The concept that the practice of teaching is based solely on the type of thinking involved in planning and decision-making is too limited and leads to a misunderstanding of the complexity of teaching, suggests Margaret Buchmann, professor and senior researcher at the Institute for Research on Teaching at Michigan State University.
She tells teacher educators that conceptions of teachers’ thinking must be expanded beyond planning and decision-making. Buchmann asserts that contemplation is an essential and ultimately practical element of the teaching profession.
Contemplation important part of process
Buchmann describes contemplation as a kind of careful attention to ideas, people or things. Contemplative thinking suspends judgment or action in favor of an absorbed way of looking that leads to an objective perception of what is observed. Buchmann states that contemplation involves thoughtfulness and that through contemplation, we develop a carefully considered vision which is an essential basis for later action.
Buchmann quotes Thomas Aquinas, who described teaching as composed of both action and contemplation. Aquinas wrote that contemplation leads to a clarity of vision which engages not just the mind, but the emotions, the will and the moral virtues, and that it helps direct one’s attention to worthy objects. Aquinas believed that the practical side of life should be guided by contemplation. Indeed, he thought, that if it were divorced from contemplation, it would be cut off from its source of value.
Buchmann feels that in recent years, unfortunately, the call for educational reform has led to increased pressure on teachers to concentrate on academic achievement goals along with methods to reach these goals. More than ever, therefore, the work of teachers involves making decisions based on ‘means-to-an-end’ kind of thinking. Buchmann urges, however, that contemplation, which often runs counter to ‘means-to-an-end’ thinking, affords teachers an opportunity to look at problems in another way.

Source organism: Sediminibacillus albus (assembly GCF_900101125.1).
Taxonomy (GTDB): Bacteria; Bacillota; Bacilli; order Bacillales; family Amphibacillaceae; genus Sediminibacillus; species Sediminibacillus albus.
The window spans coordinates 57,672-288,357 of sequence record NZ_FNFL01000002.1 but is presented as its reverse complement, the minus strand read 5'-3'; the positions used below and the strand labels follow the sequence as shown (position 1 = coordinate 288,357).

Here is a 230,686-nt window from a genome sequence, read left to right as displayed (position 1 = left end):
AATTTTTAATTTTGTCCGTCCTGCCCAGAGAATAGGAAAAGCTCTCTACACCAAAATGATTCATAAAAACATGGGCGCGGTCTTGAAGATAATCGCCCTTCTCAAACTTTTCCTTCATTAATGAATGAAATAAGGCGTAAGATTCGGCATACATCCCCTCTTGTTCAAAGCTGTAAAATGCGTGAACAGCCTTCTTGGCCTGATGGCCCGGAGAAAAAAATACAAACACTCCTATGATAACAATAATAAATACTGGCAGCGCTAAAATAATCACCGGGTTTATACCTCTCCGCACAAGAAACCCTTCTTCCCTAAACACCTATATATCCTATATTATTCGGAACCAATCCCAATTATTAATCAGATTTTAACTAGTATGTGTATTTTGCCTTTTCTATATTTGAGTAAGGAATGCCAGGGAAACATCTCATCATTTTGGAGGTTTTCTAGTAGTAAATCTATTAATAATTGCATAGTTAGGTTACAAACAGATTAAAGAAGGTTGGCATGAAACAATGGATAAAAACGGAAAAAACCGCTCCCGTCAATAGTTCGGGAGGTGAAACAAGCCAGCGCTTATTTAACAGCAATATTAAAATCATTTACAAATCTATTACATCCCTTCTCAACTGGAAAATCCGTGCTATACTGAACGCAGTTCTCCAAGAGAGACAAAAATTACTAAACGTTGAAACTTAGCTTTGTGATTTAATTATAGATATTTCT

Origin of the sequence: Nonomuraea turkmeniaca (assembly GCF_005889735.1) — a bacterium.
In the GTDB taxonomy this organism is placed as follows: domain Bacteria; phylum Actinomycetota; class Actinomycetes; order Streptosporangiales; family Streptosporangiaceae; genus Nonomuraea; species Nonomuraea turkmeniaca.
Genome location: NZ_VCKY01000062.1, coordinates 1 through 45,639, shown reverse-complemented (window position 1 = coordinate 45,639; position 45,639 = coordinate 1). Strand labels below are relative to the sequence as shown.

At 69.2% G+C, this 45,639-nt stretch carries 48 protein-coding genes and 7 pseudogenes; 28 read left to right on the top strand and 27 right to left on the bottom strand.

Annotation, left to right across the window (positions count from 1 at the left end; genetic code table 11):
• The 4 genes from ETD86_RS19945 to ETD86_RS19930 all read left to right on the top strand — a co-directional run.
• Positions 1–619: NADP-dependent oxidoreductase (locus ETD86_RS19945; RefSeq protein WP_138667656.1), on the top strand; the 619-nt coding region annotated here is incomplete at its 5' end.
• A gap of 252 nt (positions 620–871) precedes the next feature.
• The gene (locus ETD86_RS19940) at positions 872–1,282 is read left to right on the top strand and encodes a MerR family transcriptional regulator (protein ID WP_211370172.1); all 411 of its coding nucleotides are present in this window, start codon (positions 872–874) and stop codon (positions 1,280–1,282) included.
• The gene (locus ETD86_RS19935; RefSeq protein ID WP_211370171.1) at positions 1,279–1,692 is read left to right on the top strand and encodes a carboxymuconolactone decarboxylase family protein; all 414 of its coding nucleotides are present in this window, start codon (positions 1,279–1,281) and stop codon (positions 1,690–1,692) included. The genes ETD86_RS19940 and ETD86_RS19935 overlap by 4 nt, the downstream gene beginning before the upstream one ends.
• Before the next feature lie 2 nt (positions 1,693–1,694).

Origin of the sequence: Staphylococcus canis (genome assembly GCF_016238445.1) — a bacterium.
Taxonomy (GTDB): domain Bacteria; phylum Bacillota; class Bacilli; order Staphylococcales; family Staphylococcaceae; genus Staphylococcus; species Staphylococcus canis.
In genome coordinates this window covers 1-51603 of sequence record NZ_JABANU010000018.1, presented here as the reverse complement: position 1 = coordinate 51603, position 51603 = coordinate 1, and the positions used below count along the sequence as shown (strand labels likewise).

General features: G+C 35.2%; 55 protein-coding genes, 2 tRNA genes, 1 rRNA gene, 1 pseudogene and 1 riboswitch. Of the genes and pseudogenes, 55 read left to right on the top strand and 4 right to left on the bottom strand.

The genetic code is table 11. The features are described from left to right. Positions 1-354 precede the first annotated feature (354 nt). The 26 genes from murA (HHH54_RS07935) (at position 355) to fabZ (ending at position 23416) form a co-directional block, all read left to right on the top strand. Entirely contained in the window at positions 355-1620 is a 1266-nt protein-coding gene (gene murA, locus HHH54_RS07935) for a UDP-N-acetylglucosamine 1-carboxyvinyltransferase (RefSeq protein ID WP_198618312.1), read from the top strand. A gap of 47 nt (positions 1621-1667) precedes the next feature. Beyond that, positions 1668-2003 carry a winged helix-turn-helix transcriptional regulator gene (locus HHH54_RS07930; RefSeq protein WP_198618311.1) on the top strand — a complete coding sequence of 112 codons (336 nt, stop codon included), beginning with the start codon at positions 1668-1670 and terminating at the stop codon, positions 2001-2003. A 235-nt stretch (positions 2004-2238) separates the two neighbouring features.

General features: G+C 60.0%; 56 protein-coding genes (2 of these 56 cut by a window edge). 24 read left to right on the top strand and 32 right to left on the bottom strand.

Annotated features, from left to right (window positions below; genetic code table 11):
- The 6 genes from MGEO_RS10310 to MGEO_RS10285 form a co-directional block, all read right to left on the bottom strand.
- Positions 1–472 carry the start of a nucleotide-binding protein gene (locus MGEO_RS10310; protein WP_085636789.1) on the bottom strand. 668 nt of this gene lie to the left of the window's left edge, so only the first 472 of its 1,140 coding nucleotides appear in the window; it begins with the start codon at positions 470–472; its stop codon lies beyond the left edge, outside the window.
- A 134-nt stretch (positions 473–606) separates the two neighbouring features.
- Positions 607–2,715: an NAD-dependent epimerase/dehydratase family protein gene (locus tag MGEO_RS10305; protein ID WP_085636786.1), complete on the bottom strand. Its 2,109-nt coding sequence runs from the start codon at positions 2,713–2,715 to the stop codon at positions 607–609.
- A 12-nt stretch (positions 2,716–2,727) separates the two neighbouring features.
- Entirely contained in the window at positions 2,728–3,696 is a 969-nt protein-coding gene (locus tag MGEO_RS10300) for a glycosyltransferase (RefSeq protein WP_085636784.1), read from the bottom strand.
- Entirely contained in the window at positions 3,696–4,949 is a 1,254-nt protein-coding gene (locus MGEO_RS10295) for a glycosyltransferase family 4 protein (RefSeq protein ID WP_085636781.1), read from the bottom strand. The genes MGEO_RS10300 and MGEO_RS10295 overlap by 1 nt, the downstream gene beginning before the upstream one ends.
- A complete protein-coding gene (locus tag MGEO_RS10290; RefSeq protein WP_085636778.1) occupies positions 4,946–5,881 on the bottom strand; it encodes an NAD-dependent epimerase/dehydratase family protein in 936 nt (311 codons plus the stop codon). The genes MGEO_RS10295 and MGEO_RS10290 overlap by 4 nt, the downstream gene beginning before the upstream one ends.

Focus on the individual student
Buchmann describes several things worthy of teachers’ contemplation – the intrinsic good of learning, the subject matter and the students themselves. For example, she calls on us to renew our engagement with the content of the curriculum.
Our sincere involvement with the ideas and values underlying the lessons, she believes, can increase the depth of our students’ thinking. It is important, she believes, to pass on to them a sense of wonder about the world and man’s knowledge which enhances their motivation to learn.
In order to meet the demands of our profession, and to ensure the quality of education we provide, we have to care and to show concern for the children we teach. Buchmann believes that we can achieve this by contemplating the object of our actions, the student. By focusing our attention non-judgmentally on an individual child, we begin to see with accuracy and with kindness the person that is there. It is by carefully looking at individual students that we develop the understanding which enables us to create appropriate and productive instruction for each student.
“Teaching is a virtuous activity that is the bearer of human good,” Buchmann states, and it is by contemplating the children, the subject matter and the ultimate goals of our work that we, as teachers, maintain and perfect our craft.
“The Careful Vision: How Practical is Contemplation in Teaching?” American Journal of Education November 1989, pp. 35-61.
Published in ERN May/June 1990 Volume 3 Number 3